Therefore, the Arbitrator said they have devised a formula to determine the level of nullification or impairment for non-LRWs that is practical to implement, predictable, and sufficiently generic to take into account the variations of products and markets. Further, the information to undertake the calculation is factual and verifiable.

According to the Arbitrator’s formula, the level of nullification or impairment is proportional to the value of imports from Korea times the change in the anti-dumping duty to make it WTO-consistent.

The constant of proportionality is a coefficient that varies by HS chapter and is a function of the market share of Korean imports as well as elasticities of demand, supply and substitution for the product under consideration.

With respect to determination of the value of imports, the Arbitrator said that they have set out a mechanism for Korea to obtain the required data inputs and for the United States to verify those data.

In sum, the Arbitrator’s approach enables Korea to calculate the level of nullification or impairment for future WTO-inconsistent measures on any non-LRW in a practical, predictable, and verifiable way.

The Arbitrator concluded that the nullification or impairment, and in turn the level of suspension, calculated by Korea with respect to non-LRWs on which WTO-inconsistent duties are applied, may be adjusted for inflation on an annual basis.

In the Arbitrator’s view, allowing Korea to adjust the level of suspension for non-LRWs to account for inflation is justified and does not increase unpredictability.

The Arbitrator also said that Korea shall be entitled to impose the suspension of concessions or other obligations equal to the level of nullification or impairment calculated using equation (6) during the first year following the date of DSB authorization.

In subsequent years (following the date of DSB authorization), if the Unite d States has not fully complied with the DSB recommendations and rulings, Korea shall be entitled to adjust the value of its level of suspension by a percentage corresponding to the United States’ price inflation rate for total manufacturing from the preceding calendar year.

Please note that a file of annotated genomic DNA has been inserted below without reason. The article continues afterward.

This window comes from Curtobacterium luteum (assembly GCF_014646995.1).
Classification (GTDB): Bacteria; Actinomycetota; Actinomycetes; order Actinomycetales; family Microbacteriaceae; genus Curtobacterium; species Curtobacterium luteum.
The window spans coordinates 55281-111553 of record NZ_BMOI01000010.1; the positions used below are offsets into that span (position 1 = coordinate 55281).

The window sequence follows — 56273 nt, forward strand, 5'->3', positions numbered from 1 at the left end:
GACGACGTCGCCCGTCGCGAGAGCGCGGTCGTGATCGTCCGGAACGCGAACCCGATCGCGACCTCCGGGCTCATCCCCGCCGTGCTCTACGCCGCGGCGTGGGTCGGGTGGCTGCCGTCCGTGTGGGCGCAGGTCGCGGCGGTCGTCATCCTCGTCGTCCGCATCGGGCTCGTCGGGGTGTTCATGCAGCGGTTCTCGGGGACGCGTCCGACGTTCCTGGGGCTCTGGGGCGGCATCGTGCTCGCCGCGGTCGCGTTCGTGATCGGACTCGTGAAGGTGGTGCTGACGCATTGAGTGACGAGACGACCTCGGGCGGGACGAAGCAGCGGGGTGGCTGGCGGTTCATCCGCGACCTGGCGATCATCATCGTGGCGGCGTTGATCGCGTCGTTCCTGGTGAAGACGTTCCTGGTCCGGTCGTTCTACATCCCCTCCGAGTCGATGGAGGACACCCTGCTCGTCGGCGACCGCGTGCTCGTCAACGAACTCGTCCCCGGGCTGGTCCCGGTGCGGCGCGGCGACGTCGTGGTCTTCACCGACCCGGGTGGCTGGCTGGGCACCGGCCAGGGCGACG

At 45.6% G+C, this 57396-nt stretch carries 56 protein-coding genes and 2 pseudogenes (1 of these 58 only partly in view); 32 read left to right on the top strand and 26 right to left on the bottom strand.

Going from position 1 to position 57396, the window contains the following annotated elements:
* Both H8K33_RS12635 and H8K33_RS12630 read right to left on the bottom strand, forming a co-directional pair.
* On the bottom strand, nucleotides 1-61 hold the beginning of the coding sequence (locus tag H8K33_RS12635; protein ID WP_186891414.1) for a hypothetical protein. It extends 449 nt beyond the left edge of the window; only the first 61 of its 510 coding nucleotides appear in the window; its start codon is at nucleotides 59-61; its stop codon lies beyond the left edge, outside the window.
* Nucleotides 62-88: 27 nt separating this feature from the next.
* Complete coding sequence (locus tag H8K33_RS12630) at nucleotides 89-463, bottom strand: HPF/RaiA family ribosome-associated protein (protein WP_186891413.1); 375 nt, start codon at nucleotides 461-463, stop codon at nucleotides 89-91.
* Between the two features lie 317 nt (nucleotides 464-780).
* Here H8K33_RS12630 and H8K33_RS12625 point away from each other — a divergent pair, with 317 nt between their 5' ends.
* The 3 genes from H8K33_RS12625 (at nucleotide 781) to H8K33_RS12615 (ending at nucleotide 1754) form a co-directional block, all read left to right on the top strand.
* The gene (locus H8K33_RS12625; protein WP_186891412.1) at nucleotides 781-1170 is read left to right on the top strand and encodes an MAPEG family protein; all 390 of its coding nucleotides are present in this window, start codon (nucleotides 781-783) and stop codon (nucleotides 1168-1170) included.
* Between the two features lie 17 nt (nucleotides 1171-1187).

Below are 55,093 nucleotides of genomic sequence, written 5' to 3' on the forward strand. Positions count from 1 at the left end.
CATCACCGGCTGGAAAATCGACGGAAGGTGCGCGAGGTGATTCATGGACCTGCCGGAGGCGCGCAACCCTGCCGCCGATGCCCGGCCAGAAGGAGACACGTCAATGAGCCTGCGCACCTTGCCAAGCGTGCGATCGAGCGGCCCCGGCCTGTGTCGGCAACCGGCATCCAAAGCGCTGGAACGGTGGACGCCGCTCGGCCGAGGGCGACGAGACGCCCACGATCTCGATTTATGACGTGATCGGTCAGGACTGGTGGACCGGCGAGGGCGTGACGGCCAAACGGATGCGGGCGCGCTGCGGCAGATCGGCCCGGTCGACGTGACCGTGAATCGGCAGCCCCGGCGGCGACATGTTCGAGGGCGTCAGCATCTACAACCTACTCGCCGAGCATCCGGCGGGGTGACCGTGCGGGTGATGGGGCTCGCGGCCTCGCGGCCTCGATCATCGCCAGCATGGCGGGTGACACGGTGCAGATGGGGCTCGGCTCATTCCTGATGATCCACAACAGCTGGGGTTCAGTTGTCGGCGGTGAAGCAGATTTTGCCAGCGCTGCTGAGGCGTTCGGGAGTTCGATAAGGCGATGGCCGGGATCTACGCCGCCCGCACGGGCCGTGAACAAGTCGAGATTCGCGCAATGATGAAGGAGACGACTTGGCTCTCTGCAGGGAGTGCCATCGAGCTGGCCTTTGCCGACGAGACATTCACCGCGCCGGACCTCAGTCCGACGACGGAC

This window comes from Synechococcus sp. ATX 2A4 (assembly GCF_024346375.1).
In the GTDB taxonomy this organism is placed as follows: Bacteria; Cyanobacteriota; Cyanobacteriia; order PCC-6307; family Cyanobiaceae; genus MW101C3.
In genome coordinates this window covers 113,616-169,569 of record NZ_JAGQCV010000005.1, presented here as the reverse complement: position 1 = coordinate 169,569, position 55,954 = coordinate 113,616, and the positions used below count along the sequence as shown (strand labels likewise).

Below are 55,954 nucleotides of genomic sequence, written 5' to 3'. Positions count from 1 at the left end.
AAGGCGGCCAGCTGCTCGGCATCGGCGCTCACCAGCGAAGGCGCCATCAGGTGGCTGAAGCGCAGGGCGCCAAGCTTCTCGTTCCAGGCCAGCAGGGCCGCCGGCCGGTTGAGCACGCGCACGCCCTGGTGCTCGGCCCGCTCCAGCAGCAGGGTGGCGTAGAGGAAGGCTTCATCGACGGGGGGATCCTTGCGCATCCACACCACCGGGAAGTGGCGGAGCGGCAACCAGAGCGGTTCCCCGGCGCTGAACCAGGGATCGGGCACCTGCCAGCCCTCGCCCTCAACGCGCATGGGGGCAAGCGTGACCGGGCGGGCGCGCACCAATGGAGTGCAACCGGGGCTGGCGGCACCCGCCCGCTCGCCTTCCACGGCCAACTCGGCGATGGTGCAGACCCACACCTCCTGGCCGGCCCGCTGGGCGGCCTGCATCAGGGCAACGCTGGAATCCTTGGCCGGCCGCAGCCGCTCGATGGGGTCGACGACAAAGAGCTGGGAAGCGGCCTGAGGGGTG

The Arbitrator provided the following example on how this adjustment shall be implemented.

Assuming that, on 30 November 2019, Korea imposes suspension of concessions or other obligations on the United States at a level of USD 10 million, determined using the formula described in equation (6).

Korea is therefore authorized to impose this level of suspension of concessions or other obligations starting from 1 December 2019 until 30 November 2020.

For the subsequent period, from 1 December 2020 to 30 November 2021, Korea is authorized to increase the level of suspension of concessions or other obligations by a percentage corresponding to the change in the producer price index for total manufacturing during the preceding calendar year (2019).

This is to be calculated by comparing the value of the index in December 2019 with its value in December 2018.

When making this calculation, Korea shall use the latest version of this index published as of 30 November 2020.

If the index changed by 5% in calendar year 2019, then Korea can impose a level of suspension of concessions or other obligations equivalent to USD 10.5 million, which is 5% more than the amount authorized from 1 December 2019 to 30 November 2020.

Accordingly, the level of suspension of concessions by Korea to the United States must not exceed in US dollars, the amount resulting from the yearly application of this formula.

OVERALL AWARD BY THE ARBITRATOR

On Korea’s request pertaining to LRWs, the Arbitrator determined that the level of nullification or impairment caused by the WTO-inconsistent anti-dumping and countervailing duty measures at the end of the RPT amounts to USD 74.40 million and USD 10.41 million, respectively.

These amounts may be adjusted for inflation for the year 2018 and on an annual basis thereafter.

The Arbitrator suggested that Korea notify the DSB every year of the adjustment to the level of suspension.

On Korea’s request in relation to non-LRWs, the Arbitrator decided that Korea may apply a formula (set out by the Arbitrator in its report) to calculate the level of nullification or impairment on non-LRWs if and when the United States applies definitive duties to specific exporters of a given non-LRW, based on margins calculated under the W-T comparison methodology, as found to be WTO-inconsistent by the Panel and the Appellate Body in the underlying dispute.

SOME CONCLUDING OBSERVATIONS

In some concluding observations, the Arbitrator noted that this is the first arbitration that was tasked with determining the level of nullification or impairment caused by essentially the same measures “as such” and “as applied”.

In view of these particular circumstances, the Arbitrator has striven to use a similar approach for both, to the extent possible. However, certain adjustments were unavoidable.

The Arbitrator briefly highlighted the main similarities and differences characterizing the approaches adopted for LRWs and non-LRWs, in particular with respect to the counterfactuals, the economic model, the data employed, and the reference period.

“Our selection of the counterfactuals was driven by the notion of benefits accruing to Korea,” said the Arbitrator.

Against this background, and for the reasons explained (in the Arbitrator’s report), the proper counterfactual could not entail withdrawal of the orders.